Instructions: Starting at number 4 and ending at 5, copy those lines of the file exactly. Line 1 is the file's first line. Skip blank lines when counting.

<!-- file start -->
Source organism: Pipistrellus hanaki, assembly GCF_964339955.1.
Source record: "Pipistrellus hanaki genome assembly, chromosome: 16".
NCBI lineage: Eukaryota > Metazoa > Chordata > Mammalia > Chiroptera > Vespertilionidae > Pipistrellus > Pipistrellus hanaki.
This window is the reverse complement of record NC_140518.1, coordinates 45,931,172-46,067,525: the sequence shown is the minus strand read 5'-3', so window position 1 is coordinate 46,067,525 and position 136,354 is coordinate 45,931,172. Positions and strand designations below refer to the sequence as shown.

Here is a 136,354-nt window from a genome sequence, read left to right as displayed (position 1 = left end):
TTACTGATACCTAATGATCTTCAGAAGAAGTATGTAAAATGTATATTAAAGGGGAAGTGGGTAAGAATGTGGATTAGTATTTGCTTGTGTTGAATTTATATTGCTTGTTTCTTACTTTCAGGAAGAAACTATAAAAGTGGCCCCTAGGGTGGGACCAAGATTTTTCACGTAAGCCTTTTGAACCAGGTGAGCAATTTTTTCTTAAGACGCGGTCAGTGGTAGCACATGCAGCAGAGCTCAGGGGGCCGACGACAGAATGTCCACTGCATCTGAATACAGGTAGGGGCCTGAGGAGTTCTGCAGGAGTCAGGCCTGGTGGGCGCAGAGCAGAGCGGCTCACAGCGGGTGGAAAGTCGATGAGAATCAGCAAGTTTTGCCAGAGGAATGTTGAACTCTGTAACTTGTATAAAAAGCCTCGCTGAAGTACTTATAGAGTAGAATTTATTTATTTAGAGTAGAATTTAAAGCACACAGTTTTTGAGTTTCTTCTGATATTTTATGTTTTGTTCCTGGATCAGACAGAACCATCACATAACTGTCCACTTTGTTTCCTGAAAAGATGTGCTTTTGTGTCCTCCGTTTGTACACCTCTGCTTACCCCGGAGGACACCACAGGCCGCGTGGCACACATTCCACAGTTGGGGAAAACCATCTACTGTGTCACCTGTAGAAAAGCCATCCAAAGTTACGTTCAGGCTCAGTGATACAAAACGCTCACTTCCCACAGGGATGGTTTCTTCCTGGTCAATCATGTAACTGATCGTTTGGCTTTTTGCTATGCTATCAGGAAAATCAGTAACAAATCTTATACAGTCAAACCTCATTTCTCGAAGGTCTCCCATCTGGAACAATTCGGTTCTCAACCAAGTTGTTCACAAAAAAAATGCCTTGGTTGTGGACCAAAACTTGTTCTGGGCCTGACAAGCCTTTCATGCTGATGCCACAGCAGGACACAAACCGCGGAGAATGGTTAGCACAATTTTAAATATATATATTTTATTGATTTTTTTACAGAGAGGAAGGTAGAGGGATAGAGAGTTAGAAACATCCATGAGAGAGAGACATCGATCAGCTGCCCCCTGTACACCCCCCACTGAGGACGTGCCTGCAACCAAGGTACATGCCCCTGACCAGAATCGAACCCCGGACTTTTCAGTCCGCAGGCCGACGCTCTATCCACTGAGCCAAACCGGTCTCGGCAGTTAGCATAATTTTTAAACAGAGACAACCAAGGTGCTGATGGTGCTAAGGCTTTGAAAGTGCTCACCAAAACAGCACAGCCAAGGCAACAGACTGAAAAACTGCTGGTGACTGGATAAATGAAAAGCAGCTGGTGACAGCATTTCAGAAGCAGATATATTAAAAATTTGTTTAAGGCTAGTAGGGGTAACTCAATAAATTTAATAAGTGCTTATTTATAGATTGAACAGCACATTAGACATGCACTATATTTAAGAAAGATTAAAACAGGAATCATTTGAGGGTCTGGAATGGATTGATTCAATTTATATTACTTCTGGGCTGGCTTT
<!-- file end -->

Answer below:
This window is the reverse complement of record NC_140518.1, coordinates 45,931,172-46,067,525: the sequence shown is the minus strand read 5'-3', so window position 1 is coordinate 46,067,525 and position 136,354 is coordinate 45,931,172. Positions and strand designations below refer to the sequence as shown.

Here is a 136,354-nt window from a genome sequence, read left to right as displayed (position 1 = left end):